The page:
THE SPOLIN PLAYERS Present AN EVENING OF SPOLIN GAMES at the Hollywood Fringe Festival, 6/9
If you see only one Comedy Improv show during The Hollywood Fringe Festival, go to the source, The Spolin Players, touted by the LA Times as presenting "Improv as pure and unpredictable as you will find it."
Members of The Spolin Players were the last group to be directed by Viola Spolin who taught them how to play her games. Casey Campbell, Donna Du Bain, Danny Mann, John Mariano, Anna Mathias, Gail Matthius, David McCharen, Edie McClurg, Pat Musick, Gary Schwartz and Jim Staahl want to make sure Spolin's amazing Improv theater games are experienced and played by a whole new generation, celebrating the art of being present, in the moment, and trusting your instincts, transporting live theater to a magical place. Let them take you there!
The Improvisational troupe is celebrating the 50th anniversary of Viola Spolin (known as "The High Priestess of Improv") by performing her theatre games at The Hollywood Fringe Festival, with brilliant musical accompaniment by Fred Kaz, the legendary Second City improv pianist for 25 years, who has just released an album of his original jazz tunes at FredKaz.com. He will accompany The Spolin Players on June 9 and 22. Jake Anthony, regular accompanist for the UCB-Upright Citizens Brigade, will accompany the troupe on June 28 and 30.
The Spolin Players hour-long completely improvised shows, based solely on audience suggestion, are differentiated by their use of music, space objects, physicality, and amazing vocal sound effects. Every show is completely different and original. There are no sets, no props, no costumes, and yet you see and hear all three. Bring your imagination and suggestions. And get ready to laugh a lot!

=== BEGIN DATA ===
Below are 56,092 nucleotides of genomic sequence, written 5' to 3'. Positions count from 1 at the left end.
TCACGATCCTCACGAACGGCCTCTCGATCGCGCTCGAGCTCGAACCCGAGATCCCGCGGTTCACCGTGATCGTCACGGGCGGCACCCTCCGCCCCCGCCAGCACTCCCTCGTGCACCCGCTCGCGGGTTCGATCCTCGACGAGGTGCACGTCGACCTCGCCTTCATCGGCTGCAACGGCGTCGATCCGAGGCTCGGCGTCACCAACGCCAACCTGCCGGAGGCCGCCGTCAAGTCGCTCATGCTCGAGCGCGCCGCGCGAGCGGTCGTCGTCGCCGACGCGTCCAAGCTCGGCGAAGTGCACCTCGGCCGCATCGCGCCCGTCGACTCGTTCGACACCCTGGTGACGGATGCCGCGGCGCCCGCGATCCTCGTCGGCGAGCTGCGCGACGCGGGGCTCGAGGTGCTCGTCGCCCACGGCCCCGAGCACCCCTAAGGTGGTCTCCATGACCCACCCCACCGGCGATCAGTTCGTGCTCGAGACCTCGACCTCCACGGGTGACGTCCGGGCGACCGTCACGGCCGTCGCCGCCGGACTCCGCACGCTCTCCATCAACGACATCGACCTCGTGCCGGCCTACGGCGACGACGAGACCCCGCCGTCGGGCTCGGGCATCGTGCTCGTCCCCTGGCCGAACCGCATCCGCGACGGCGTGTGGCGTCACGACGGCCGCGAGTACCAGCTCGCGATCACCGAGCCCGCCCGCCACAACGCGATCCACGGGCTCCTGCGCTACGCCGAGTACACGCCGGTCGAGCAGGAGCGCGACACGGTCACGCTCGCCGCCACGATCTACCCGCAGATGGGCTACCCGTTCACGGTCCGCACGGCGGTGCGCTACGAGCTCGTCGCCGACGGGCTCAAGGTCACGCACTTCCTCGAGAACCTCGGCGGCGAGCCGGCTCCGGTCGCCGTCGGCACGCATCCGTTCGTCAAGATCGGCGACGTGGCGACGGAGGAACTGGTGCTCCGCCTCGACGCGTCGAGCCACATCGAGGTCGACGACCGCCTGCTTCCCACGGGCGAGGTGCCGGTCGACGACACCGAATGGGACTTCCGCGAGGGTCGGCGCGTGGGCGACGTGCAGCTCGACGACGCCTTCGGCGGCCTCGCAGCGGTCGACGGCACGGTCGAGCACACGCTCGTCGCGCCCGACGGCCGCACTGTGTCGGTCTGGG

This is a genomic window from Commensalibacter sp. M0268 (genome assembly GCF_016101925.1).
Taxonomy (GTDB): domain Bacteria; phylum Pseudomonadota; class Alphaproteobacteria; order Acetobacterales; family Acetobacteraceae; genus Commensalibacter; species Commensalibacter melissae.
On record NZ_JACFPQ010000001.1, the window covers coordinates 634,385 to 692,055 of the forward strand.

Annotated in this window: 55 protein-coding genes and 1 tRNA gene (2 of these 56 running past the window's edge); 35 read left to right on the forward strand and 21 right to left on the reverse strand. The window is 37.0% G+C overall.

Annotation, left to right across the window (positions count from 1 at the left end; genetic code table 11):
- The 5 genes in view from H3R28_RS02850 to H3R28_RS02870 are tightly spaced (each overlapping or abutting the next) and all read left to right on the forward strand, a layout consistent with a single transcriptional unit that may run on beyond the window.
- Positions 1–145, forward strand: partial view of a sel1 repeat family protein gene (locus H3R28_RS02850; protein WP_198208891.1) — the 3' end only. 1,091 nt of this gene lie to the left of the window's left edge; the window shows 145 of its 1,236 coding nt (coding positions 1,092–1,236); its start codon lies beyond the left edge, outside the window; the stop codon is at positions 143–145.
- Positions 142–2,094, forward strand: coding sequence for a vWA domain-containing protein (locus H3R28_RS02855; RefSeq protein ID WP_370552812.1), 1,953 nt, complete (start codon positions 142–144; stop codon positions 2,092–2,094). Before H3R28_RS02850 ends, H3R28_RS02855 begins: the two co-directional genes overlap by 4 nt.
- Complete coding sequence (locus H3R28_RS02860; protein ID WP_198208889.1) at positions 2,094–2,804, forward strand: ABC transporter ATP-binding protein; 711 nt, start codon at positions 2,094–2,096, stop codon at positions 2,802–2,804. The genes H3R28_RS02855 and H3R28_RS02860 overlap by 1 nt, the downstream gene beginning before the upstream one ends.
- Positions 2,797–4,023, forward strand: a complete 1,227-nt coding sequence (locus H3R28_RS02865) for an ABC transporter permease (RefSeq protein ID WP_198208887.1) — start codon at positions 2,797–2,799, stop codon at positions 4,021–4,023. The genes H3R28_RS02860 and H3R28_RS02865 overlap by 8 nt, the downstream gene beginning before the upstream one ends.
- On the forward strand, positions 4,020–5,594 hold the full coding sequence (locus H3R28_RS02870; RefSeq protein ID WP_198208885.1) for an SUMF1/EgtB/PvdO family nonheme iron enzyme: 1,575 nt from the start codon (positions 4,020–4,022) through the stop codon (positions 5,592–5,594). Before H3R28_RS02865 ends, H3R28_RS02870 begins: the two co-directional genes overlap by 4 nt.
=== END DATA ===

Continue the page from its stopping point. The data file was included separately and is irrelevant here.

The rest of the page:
"AN EVENING OF SPOLIN GAMES" takes place at Theatre Asylum Elephant Space, located at 6320 Santa Monica Blvd., Los Angeles, CA 90038, on the following dates:
Sunday, June 9 at 4:00pm - PRESS PERFORMANCE
Thursday, June 13 at 10:00pm
Saturday, June 22 at 8:30pm
Friday, June 28 at 7:00pm
Sunday, June 30 at 4:00pm
Show running time: 60 minutes
ADMISSION: $5 on June 9, other shows $10
Online ticketing: www.hollywoodfringe.org/projects/1315
Viola Spolin preferred the word player to actor, because she felt the spirit of play (that children possess naturally) is vital to this work. Her classic theatre games bring us into the moment - which is that sought after state in acting. So her games have been useful in theatre in general and are always fascinating to watch as they are created from moment to moment, often touching as well as hilarious. Spolin started developing theater workshop exercises to nurture spontaneity and encourage intuition in her students. Fifty years later that MAGIC is still known as SPOLIN GAMES. These games became the foundation for an improvisational theater boom, which spawned such groups as Chicago's Second City, Sills & Company, and Story Theater, and is now well into its third generation with hundreds of "improv" groups all across North America.
Spolin's legacy is embodied in the innovative improvisation games and acting exercises that she invented to unleash creativity and that were codified in "Improvisation for the Theater" published in 1963 by Northwestern University Press. The book became an omnipresent text in acting classes and influenced generations of actors, directors and teachers. "Ensemble comedy TV shows like '30 Rock' and improvisational theaters around the country build on the groundbreaking work of Viola Spolin," says University Library digital media specialist Dan Zellner.
Now the legendary drama teacher is the subject of a new exhibition at Northwestern University coinciding with The Spolin Players shows at the Hollywood Fringe Festival, as well as the launch of the Chicago Improv Festival which is free and open to the public. Titled "Viola Spolin: Improvisation and Intuition," the Spolin exhibition runs from April 1 through Aug. 16 at the Northwestern University Library, 1970 Campus Drive, on the Evanston, IL campus. It draws from an extraordinary collection of Spolin's papers that are housed at Northwestern. More information may be found at http://tinyurl.com/c778m9u